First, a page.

The amateur draft is Monday, and the Mets don't have first-round pick because they signed free agent Michael Cuddyer. It was a dubious move when it happened, and it still looks dubious now.
In 51 games, Cuddyer is hitting .268 with 6 homers, 24 RBI and a .744 OPS. He's hit better since a slow April, when he batted .247 with a .702 OPS. Cuddyer has already played more games this season than all of last year, when he played in only 49 games.
But there is no guarantee that the 36-year-old Cuddyer will stay healthy - he hasn't played in 140 games since 2010. And even if he does stay healthy, he does not figure to get much higher than his current numbers, which are similar to what he had in Minnesota as opposed to Colorado.
Four other teams forfeited a first-round pick this year to sign a free agent: the Nationals, when they signed Max Scherzer; the Padres, when they signed James Shields; the Mariners, when they signed Nelson Cruz and the Jays, when they signed Russell Martin. These players were far more highly ranked than Cuddyer and are the kind of players worth giving up a first-rounder for. But they cost tens of millions more dollars than Cuddyer, money the Mets are unwilling to spend.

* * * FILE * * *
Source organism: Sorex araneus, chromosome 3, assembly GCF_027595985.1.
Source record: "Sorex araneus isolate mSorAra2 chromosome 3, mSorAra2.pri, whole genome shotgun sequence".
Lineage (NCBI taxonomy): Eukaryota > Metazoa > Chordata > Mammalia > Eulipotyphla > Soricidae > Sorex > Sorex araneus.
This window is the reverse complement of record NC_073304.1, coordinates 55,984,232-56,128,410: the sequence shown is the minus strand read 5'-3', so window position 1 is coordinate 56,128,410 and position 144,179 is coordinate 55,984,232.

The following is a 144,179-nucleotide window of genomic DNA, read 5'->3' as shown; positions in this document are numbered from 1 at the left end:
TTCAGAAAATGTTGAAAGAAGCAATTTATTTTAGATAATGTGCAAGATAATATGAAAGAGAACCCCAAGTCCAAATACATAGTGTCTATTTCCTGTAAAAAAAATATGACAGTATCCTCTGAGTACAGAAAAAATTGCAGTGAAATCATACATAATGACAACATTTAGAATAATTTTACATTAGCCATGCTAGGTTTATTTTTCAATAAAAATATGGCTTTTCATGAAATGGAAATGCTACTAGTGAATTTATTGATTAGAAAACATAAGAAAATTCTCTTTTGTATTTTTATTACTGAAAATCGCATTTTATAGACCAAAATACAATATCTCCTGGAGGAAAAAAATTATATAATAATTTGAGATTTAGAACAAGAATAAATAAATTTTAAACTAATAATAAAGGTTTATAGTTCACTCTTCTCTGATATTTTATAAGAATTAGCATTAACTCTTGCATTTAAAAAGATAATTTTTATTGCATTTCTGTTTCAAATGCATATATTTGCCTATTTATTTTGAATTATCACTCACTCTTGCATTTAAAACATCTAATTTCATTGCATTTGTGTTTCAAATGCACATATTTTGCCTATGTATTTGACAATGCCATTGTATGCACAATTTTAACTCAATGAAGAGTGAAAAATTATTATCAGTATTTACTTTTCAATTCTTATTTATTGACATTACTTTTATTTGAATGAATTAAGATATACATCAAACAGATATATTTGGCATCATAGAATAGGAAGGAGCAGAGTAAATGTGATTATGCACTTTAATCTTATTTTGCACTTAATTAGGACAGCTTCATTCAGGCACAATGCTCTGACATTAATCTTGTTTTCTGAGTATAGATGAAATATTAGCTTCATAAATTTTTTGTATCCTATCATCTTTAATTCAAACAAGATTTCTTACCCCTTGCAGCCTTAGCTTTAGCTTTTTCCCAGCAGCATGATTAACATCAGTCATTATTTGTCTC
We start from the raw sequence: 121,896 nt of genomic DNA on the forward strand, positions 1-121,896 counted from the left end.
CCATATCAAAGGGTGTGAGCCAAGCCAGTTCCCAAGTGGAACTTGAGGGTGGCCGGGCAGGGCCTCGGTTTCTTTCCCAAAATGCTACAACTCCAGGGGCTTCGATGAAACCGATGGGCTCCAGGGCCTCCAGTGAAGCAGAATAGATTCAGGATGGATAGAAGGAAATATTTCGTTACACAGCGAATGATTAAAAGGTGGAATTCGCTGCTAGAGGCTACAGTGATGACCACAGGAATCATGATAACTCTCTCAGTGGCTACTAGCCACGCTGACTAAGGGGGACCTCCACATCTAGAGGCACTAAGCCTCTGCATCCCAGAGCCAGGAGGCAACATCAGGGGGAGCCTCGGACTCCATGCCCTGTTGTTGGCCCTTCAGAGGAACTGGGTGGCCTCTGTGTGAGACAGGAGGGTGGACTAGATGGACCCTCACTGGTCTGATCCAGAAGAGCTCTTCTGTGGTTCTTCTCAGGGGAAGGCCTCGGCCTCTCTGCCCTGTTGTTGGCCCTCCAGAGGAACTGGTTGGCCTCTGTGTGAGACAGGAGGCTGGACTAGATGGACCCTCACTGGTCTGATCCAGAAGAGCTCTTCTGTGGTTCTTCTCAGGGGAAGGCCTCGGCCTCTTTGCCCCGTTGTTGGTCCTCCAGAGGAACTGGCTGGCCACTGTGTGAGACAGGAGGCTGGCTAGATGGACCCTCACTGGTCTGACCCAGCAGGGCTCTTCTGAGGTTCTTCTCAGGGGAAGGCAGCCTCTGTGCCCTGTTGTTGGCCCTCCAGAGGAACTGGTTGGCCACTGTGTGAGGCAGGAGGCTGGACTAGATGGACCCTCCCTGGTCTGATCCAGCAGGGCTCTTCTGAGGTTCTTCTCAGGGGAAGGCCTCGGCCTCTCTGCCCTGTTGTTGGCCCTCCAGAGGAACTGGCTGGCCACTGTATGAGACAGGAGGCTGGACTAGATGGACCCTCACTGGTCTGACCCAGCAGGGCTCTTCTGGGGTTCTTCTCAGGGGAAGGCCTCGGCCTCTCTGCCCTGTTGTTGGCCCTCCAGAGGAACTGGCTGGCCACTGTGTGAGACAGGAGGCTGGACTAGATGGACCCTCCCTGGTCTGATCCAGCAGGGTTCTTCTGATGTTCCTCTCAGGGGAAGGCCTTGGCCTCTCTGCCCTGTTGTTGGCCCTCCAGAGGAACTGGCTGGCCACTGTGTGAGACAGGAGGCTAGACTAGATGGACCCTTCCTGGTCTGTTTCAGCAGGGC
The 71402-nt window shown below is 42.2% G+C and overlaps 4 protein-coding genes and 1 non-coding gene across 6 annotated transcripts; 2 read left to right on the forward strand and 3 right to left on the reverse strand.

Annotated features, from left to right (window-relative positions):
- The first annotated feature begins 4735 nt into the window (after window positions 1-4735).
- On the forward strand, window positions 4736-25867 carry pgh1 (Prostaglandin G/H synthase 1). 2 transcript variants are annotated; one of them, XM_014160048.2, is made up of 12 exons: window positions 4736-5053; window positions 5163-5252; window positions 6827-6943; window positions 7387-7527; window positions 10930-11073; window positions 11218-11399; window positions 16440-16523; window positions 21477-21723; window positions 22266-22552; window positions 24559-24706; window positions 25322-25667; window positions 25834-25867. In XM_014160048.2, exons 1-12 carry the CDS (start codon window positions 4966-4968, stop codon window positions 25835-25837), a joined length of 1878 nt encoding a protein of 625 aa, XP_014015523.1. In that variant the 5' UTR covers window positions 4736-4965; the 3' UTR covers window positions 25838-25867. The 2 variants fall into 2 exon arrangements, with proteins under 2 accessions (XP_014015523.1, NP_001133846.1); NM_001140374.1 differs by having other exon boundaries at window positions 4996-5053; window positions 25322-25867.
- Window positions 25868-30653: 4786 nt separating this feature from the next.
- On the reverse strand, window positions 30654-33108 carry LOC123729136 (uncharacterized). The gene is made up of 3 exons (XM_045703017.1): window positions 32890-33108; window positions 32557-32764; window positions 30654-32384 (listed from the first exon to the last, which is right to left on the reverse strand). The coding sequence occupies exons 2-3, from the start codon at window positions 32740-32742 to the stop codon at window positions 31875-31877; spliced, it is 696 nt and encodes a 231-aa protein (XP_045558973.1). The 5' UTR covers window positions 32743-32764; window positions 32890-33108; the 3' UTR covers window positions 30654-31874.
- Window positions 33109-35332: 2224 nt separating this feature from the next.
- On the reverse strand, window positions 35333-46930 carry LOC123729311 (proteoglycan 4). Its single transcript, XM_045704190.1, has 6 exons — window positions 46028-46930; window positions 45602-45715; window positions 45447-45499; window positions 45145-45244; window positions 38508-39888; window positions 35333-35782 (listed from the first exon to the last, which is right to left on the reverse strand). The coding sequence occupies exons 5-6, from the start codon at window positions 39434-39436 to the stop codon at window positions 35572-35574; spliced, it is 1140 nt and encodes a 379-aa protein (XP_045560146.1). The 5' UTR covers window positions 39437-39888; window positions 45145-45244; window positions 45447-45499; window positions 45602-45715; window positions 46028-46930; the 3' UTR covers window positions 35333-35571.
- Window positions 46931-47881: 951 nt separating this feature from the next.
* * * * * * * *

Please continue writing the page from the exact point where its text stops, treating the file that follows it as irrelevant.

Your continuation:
The Mets didn't need pitching or catching, and while Nelson Cruz would have looked great in a Mets uniform, some other free agent hitters this year (who did not cost a first-rounder) have so far done worse than Cuddyer, such as Pablo Sandoval, Melky Cabrera and Billy Butler. But spending free-agent money on second-tier free agents like Cuddyer and Curtis Granderson is counterproductive if these players do not produce. The Mets desperately need more offense, but can't upgrade their outfield even if someone good were available because Cuddyer and Granderson's salaries are not going to the bench.
If the Mets had not signed Cuddyer, they would have had the fifteenth pick in the draft. Since 2001, the player drafted fifteenth with the highest WAR to date is, ominously enough, Scott Kazmir. The player with the second-highest WAR is Yankee fan favorite Stephen Drew.
The Mets won't participate in the draft until the 53rd pick. For what it's worth, in 1972, with the 53rd pick, the Montreal Expos selected Gary Carter.